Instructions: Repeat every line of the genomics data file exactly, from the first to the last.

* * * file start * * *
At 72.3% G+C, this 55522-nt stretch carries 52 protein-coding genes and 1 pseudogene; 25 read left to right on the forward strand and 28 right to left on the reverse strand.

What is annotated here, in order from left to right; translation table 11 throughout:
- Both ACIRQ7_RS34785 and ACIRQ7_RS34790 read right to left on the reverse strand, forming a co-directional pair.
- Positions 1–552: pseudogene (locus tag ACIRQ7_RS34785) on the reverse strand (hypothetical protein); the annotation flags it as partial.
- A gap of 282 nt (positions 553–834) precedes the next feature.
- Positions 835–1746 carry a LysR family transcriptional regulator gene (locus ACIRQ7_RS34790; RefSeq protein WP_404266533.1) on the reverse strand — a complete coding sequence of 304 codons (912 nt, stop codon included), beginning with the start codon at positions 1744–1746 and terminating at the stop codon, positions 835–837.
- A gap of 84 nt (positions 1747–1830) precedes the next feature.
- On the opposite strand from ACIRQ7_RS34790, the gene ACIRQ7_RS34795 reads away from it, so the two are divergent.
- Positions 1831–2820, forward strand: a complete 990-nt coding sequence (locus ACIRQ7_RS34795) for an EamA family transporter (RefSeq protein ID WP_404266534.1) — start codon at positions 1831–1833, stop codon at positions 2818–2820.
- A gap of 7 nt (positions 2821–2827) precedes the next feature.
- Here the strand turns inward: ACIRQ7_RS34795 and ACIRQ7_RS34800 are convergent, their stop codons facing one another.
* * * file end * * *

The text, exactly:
At 72.3% G+C, this 55522-nt stretch carries 52 protein-coding genes and 1 pseudogene; 25 read left to right on the forward strand and 28 right to left on the reverse strand.

What is annotated here, in order from left to right; translation table 11 throughout:
- Both ACIRQ7_RS34785 and ACIRQ7_RS34790 read right to left on the reverse strand, forming a co-directional pair.
- Positions 1–552: pseudogene (locus tag ACIRQ7_RS34785) on the reverse strand (hypothetical protein); the annotation flags it as partial.
- A gap of 282 nt (positions 553–834) precedes the next feature.
- Positions 835–1746 carry a LysR family transcriptional regulator gene (locus ACIRQ7_RS34790; RefSeq protein WP_404266533.1) on the reverse strand — a complete coding sequence of 304 codons (912 nt, stop codon included), beginning with the start codon at positions 1744–1746 and terminating at the stop codon, positions 835–837.
- A gap of 84 nt (positions 1747–1830) precedes the next feature.
- On the opposite strand from ACIRQ7_RS34790, the gene ACIRQ7_RS34795 reads away from it, so the two are divergent.
- Positions 1831–2820, forward strand: a complete 990-nt coding sequence (locus ACIRQ7_RS34795) for an EamA family transporter (RefSeq protein ID WP_404266534.1) — start codon at positions 1831–1833, stop codon at positions 2818–2820.
- A gap of 7 nt (positions 2821–2827) precedes the next feature.
- Here the strand turns inward: ACIRQ7_RS34795 and ACIRQ7_RS34800 are convergent, their stop codons facing one another.